“We eat together often after the peak hours of the evenings,” he said. “We put together some simple Greek and Korean dishes.”
Some of the dishes he prepared for the day were: tzatziki, a type of Greek yogurt sauce; melitsanosala cheese cake cups; tirokafteri, or spicy feta, and eggplant mousse on baguette; dolmadakia, or stuffed grape leaves with rice and herbs; spinach pie spanakopita and cheese pie tiropita.
Sourvanos: You will often see a combination of something that is salty with something fresh and sweet in Greek food. For example, feta cheese is served here with cucumber and watermelon as you see, to break the salty taste of the cheese. Tzatziki is often used to help balance or excite the tastes.
Sourvanos: The dolmadakia is an example of a Turkish influence in our food, as we are inevitably close with Turkey. The dessert Kordonias prepared, baklava, is also widely enjoyed in Greece and comes from the near east area.
Kim: I think Greek food is well known for the spices involved. When I landed in Greece for the first time in 2001, the first thing I noticed was a smell of different spices in the air.
Nikolaos Kordonias: I noticed it also when I landed in Korea for the first time. It smelled of something close to ramen.
Sourvanos: One of the strongest memories I have associated with a sense of smell in arriving in a country was at Zanzibar, Tanzania, a place very famous for its spices. Another was when I arrived in Bruges of Belgium - all I could smell was chocolate everywhere.
When Kim left for Greece in 2001, her family was just getting out of the 1997 financial crisis.
“My family, just like many others at the time, struggled in the Asian financial crisis,” she said. “So I when I went to Greece to study, it helped because I was able to focus on my studies, far from home.”
Kim said she experienced the “golden age of Greece” during her first few years.
Kim: I call the early 2000s the golden age of Greece. In 2004, Greece hosted the summer Olympics and in the same year the Greek football team won the UEFA European Championship. The next year, Greek singer Elena Paparizou won Eurovision.
Sourvanos: Yes, it was within a very short period that Greece won in things it never had before. The European Championship was the biggest surprise, nobody expected it. Greece was called the underdog team, but it had a very smart German coach, who focused on defense. We won most of the games 1 to 0. So the strategy was defense, defense, defense, and pop one goal at the right moment, that was it!
Kim: The second time I went back to the country was in 2006, and I left after finishing my Ph.D. studies in 2012, so I was just witnessing the beginnings of the economic crisis there. It had changed the society. I never saw homeless people on the streets in Athens before 2012.
Kim: I think one difference between the Korean and Greek economic crises was that I saw more Greeks taking on the struggles individually rather than collectively. There were visible collective efforts in Korea when the crisis hit, like community-based donation of gold and jewelry to help the government pay back debts. But in Greece, I came across more people who were worried about their individual tax hikes and dwindling income that may drag on for years.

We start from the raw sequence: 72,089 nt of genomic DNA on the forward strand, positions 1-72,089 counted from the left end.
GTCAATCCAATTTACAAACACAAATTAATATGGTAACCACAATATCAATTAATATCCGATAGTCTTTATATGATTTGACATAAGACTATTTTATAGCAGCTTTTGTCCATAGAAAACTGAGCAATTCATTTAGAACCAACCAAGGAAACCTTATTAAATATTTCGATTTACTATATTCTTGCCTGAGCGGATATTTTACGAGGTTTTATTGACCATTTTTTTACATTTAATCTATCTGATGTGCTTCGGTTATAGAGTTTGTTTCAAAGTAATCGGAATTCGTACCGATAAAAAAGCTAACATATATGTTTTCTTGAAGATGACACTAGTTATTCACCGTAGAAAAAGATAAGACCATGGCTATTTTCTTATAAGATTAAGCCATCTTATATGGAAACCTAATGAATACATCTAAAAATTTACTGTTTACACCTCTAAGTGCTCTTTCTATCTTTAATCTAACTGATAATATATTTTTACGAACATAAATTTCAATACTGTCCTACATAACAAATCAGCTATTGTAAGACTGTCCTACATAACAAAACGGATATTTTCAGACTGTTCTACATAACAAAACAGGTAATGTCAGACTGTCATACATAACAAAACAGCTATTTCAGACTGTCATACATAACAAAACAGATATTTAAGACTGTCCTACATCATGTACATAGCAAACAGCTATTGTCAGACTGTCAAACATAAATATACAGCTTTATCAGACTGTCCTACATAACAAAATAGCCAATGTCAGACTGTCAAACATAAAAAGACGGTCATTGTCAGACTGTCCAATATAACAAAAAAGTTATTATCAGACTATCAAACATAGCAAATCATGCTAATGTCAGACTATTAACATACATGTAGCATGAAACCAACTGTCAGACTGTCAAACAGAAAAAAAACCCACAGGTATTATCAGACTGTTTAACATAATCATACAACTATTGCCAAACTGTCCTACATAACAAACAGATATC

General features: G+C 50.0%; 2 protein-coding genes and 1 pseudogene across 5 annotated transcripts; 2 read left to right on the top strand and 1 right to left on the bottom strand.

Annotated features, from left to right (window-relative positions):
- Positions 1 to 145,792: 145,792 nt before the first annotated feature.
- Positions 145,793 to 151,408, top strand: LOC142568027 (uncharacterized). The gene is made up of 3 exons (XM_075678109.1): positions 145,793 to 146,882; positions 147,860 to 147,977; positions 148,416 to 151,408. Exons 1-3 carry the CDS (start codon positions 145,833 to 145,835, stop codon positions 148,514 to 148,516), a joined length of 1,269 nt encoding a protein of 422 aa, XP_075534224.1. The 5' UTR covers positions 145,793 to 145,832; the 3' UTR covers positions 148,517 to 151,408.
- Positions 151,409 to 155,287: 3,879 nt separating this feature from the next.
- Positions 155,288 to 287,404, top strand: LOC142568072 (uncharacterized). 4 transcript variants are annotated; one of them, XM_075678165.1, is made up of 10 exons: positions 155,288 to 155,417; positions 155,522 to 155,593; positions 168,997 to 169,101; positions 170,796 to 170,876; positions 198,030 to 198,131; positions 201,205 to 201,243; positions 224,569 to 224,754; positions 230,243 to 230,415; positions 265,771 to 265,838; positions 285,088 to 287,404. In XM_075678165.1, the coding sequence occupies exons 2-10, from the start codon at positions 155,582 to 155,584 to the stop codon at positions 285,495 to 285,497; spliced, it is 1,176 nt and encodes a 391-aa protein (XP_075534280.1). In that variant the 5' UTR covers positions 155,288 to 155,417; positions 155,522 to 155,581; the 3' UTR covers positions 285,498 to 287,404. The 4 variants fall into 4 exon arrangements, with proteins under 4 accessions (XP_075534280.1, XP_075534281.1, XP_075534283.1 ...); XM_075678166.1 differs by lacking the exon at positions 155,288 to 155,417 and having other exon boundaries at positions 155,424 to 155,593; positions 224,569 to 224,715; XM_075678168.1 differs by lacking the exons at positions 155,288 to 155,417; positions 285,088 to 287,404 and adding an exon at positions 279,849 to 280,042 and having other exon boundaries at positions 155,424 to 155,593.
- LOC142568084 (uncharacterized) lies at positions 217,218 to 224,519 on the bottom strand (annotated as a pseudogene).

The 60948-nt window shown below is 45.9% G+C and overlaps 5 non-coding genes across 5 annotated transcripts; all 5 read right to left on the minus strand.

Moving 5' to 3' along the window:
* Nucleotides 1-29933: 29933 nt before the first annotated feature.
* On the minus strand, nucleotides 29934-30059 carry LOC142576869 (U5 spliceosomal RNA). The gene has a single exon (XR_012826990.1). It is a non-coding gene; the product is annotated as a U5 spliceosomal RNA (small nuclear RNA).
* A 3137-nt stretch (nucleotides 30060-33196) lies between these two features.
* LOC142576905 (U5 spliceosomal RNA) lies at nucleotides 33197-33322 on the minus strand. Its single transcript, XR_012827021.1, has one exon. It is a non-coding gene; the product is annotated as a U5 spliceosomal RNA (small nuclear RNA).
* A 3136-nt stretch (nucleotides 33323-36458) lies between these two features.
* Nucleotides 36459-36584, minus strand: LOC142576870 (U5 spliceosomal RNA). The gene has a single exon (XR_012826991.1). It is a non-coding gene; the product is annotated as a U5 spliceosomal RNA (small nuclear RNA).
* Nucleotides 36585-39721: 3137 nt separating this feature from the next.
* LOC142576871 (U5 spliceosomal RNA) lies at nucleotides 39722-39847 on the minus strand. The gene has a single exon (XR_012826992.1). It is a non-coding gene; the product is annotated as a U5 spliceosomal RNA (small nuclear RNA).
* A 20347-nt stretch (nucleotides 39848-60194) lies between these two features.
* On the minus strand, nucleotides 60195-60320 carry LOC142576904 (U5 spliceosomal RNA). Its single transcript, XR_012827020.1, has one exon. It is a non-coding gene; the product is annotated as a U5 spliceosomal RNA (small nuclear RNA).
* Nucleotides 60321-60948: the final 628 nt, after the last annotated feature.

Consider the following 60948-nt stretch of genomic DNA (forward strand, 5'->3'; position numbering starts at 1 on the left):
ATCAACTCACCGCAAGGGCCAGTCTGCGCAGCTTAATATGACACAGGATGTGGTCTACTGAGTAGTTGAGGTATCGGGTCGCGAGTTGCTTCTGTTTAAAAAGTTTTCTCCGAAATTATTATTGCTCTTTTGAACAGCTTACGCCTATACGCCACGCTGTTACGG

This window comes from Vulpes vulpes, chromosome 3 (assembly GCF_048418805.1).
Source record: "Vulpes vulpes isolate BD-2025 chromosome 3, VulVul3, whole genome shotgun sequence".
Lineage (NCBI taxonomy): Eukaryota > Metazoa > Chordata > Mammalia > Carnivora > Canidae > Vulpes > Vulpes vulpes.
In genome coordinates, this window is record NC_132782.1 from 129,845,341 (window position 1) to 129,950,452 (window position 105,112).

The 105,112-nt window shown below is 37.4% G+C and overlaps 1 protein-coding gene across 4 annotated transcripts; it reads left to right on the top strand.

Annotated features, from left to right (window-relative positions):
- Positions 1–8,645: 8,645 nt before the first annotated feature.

Yet regardless of the crisis, Kim experienced philoxenia, the Greek word on hospitality, or being a friend to a guest, in Greek homes.
“My professor at the National and Kapodistrian University of Athens invited her students to her home one day,” Kim said. “She cooked so many things I wondered how one woman could have made them all in such a short time!
“After I became a professor,” she said, “I wanted to be like her and practice philoxenia, but then I found out that there is small hope in improving my cooking skills.”
And true to their roots, the Greeks at the ambassador’s residence took about half an hour in wrapping up the mezethes to be gifted to friends and families after the gathering ended.
“This is the normal goodbye scene in Greece,” Kim said. “All the goodbye kisses, some more last-minute chats, and packing food for the guests to take home - it’s weird if goodbyes don’t take more than half an hour or so.”
BY ESTHER CHUNG [firstname.lastname@example.org]
Greek Ambassador Dionisios Sourvanos
Dionisios Sourvanos was appointed as ambassador of Greece to Korea in 2013. Born in Athens, he pursued studies in political science at the University of Athens and began his diplomatic career in 1982. He has previously served in Nairobi, the United States, Beijing and Berlin. He then served as ambassador to Cameroon and Nigeria before his post in Korea. Married, the top envoy is father of two sons, and says he likes to spend time with his family or listen to classical music in his leisure time.
The chef of the Greek restaurant Santorini, located close to Itaewon Station in central Seoul, Nikolaos Kordonias began his cooking career on the cruise line ships Stella Sollais and Stella Oceanis from 1990 to 1996, before studying at the International Culinary Center in New York. He then worked in catering and for a restaurant in New York. He moved to Montreal from 2000 to 2001 and then worked on the Greek islands of Corfu and Kos from 2001 to 2003. Kordonias has been working at Santorini since 2004.
Professor of Greek archaeology and art history at Hankuk University of Foreign Studies Kim Hye-jin first went to Greece in 2001 when she took up a scholarship to study the Greek language at National and Kapodistrian University of Athens in 2001. At the same university, Kim received a masters’ degree in Greek art history in 2006 and a Ph.D. in Greek archeology and art history in 2012. She got married while she was pursuing the Ph.D. studies and said she and her husband successfully managed a long-distance marriage for some three years while she completed her studies.